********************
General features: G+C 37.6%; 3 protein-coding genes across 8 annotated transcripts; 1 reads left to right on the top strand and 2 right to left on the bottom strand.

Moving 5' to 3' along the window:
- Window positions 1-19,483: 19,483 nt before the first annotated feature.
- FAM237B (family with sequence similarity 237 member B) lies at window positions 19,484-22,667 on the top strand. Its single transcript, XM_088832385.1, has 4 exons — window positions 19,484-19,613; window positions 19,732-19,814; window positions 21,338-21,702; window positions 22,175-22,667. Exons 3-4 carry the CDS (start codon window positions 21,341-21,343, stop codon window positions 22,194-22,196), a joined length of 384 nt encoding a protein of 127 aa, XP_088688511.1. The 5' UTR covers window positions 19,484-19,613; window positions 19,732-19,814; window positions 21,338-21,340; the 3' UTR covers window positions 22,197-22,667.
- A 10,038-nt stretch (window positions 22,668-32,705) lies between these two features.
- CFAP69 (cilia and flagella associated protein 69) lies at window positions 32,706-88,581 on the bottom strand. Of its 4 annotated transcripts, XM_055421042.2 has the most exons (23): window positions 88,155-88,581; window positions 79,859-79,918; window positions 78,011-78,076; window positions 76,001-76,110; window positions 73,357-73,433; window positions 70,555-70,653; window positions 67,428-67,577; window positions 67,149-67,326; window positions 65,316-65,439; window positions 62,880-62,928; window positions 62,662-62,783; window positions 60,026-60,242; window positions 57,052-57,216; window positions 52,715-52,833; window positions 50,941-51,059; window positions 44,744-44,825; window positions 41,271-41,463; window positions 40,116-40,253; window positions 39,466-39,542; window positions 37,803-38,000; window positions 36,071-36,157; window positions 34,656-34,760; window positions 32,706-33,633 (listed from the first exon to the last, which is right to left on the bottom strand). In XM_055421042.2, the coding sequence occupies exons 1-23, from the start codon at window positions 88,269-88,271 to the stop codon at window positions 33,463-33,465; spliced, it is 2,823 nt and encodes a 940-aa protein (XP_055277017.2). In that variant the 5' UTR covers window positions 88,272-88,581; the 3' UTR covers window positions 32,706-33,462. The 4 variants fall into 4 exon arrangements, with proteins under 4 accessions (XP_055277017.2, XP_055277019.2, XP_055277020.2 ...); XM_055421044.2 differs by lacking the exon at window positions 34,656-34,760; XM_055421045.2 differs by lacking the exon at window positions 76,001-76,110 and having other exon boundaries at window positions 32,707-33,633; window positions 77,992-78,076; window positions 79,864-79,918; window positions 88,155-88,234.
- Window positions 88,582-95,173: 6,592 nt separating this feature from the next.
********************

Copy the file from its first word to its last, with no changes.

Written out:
General features: G+C 37.6%; 3 protein-coding genes across 8 annotated transcripts; 1 reads left to right on the top strand and 2 right to left on the bottom strand.

Moving 5' to 3' along the window:
- Window positions 1-19,483: 19,483 nt before the first annotated feature.
- FAM237B (family with sequence similarity 237 member B) lies at window positions 19,484-22,667 on the top strand. Its single transcript, XM_088832385.1, has 4 exons — window positions 19,484-19,613; window positions 19,732-19,814; window positions 21,338-21,702; window positions 22,175-22,667. Exons 3-4 carry the CDS (start codon window positions 21,341-21,343, stop codon window positions 22,194-22,196), a joined length of 384 nt encoding a protein of 127 aa, XP_088688511.1. The 5' UTR covers window positions 19,484-19,613; window positions 19,732-19,814; window positions 21,338-21,340; the 3' UTR covers window positions 22,197-22,667.
- A 10,038-nt stretch (window positions 22,668-32,705) lies between these two features.
- CFAP69 (cilia and flagella associated protein 69) lies at window positions 32,706-88,581 on the bottom strand. Of its 4 annotated transcripts, XM_055421042.2 has the most exons (23): window positions 88,155-88,581; window positions 79,859-79,918; window positions 78,011-78,076; window positions 76,001-76,110; window positions 73,357-73,433; window positions 70,555-70,653; window positions 67,428-67,577; window positions 67,149-67,326; window positions 65,316-65,439; window positions 62,880-62,928; window positions 62,662-62,783; window positions 60,026-60,242; window positions 57,052-57,216; window positions 52,715-52,833; window positions 50,941-51,059; window positions 44,744-44,825; window positions 41,271-41,463; window positions 40,116-40,253; window positions 39,466-39,542; window positions 37,803-38,000; window positions 36,071-36,157; window positions 34,656-34,760; window positions 32,706-33,633 (listed from the first exon to the last, which is right to left on the bottom strand). In XM_055421042.2, the coding sequence occupies exons 1-23, from the start codon at window positions 88,269-88,271 to the stop codon at window positions 33,463-33,465; spliced, it is 2,823 nt and encodes a 940-aa protein (XP_055277017.2). In that variant the 5' UTR covers window positions 88,272-88,581; the 3' UTR covers window positions 32,706-33,462. The 4 variants fall into 4 exon arrangements, with proteins under 4 accessions (XP_055277017.2, XP_055277019.2, XP_055277020.2 ...); XM_055421044.2 differs by lacking the exon at window positions 34,656-34,760; XM_055421045.2 differs by lacking the exon at window positions 76,001-76,110 and having other exon boundaries at window positions 32,707-33,633; window positions 77,992-78,076; window positions 79,864-79,918; window positions 88,155-88,234.
- Window positions 88,582-95,173: 6,592 nt separating this feature from the next.